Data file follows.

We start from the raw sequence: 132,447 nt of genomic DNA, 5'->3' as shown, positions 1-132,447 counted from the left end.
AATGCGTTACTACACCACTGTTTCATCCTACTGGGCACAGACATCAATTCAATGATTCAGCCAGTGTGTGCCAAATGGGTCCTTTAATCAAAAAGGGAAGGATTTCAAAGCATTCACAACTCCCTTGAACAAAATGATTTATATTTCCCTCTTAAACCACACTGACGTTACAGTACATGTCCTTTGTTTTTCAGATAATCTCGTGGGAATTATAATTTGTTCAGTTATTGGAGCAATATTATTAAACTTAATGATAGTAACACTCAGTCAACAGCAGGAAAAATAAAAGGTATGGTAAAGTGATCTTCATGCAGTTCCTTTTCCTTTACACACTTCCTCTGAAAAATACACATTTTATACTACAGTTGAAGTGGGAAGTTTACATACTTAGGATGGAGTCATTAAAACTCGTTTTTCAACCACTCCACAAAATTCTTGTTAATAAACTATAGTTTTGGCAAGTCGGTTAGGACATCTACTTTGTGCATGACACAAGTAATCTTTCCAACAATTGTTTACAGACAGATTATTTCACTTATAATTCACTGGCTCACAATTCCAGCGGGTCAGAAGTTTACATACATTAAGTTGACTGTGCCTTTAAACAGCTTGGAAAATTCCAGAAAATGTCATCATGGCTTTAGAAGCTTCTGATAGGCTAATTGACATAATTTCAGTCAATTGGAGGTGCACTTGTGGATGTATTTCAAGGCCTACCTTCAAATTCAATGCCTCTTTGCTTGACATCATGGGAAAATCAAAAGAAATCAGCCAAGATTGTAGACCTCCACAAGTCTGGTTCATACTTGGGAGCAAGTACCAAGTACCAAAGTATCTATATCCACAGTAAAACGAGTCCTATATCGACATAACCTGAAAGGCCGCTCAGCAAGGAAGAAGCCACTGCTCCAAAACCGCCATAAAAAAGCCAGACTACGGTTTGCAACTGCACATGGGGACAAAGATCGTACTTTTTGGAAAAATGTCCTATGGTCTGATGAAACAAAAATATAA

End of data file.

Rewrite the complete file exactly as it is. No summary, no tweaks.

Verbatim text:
We start from the raw sequence: 132,447 nt of genomic DNA, 5'->3' as shown, positions 1-132,447 counted from the left end.
AATGCGTTACTACACCACTGTTTCATCCTACTGGGCACAGACATCAATTCAATGATTCAGCCAGTGTGTGCCAAATGGGTCCTTTAATCAAAAAGGGAAGGATTTCAAAGCATTCACAACTCCCTTGAACAAAATGATTTATATTTCCCTCTTAAACCACACTGACGTTACAGTACATGTCCTTTGTTTTTCAGATAATCTCGTGGGAATTATAATTTGTTCAGTTATTGGAGCAATATTATTAAACTTAATGATAGTAACACTCAGTCAACAGCAGGAAAAATAAAAGGTATGGTAAAGTGATCTTCATGCAGTTCCTTTTCCTTTACACACTTCCTCTGAAAAATACACATTTTATACTACAGTTGAAGTGGGAAGTTTACATACTTAGGATGGAGTCATTAAAACTCGTTTTTCAACCACTCCACAAAATTCTTGTTAATAAACTATAGTTTTGGCAAGTCGGTTAGGACATCTACTTTGTGCATGACACAAGTAATCTTTCCAACAATTGTTTACAGACAGATTATTTCACTTATAATTCACTGGCTCACAATTCCAGCGGGTCAGAAGTTTACATACATTAAGTTGACTGTGCCTTTAAACAGCTTGGAAAATTCCAGAAAATGTCATCATGGCTTTAGAAGCTTCTGATAGGCTAATTGACATAATTTCAGTCAATTGGAGGTGCACTTGTGGATGTATTTCAAGGCCTACCTTCAAATTCAATGCCTCTTTGCTTGACATCATGGGAAAATCAAAAGAAATCAGCCAAGATTGTAGACCTCCACAAGTCTGGTTCATACTTGGGAGCAAGTACCAAGTACCAAAGTATCTATATCCACAGTAAAACGAGTCCTATATCGACATAACCTGAAAGGCCGCTCAGCAAGGAAGAAGCCACTGCTCCAAAACCGCCATAAAAAAGCCAGACTACGGTTTGCAACTGCACATGGGGACAAAGATCGTACTTTTTGGAAAAATGTCCTATGGTCTGATGAAACAAAAATATAA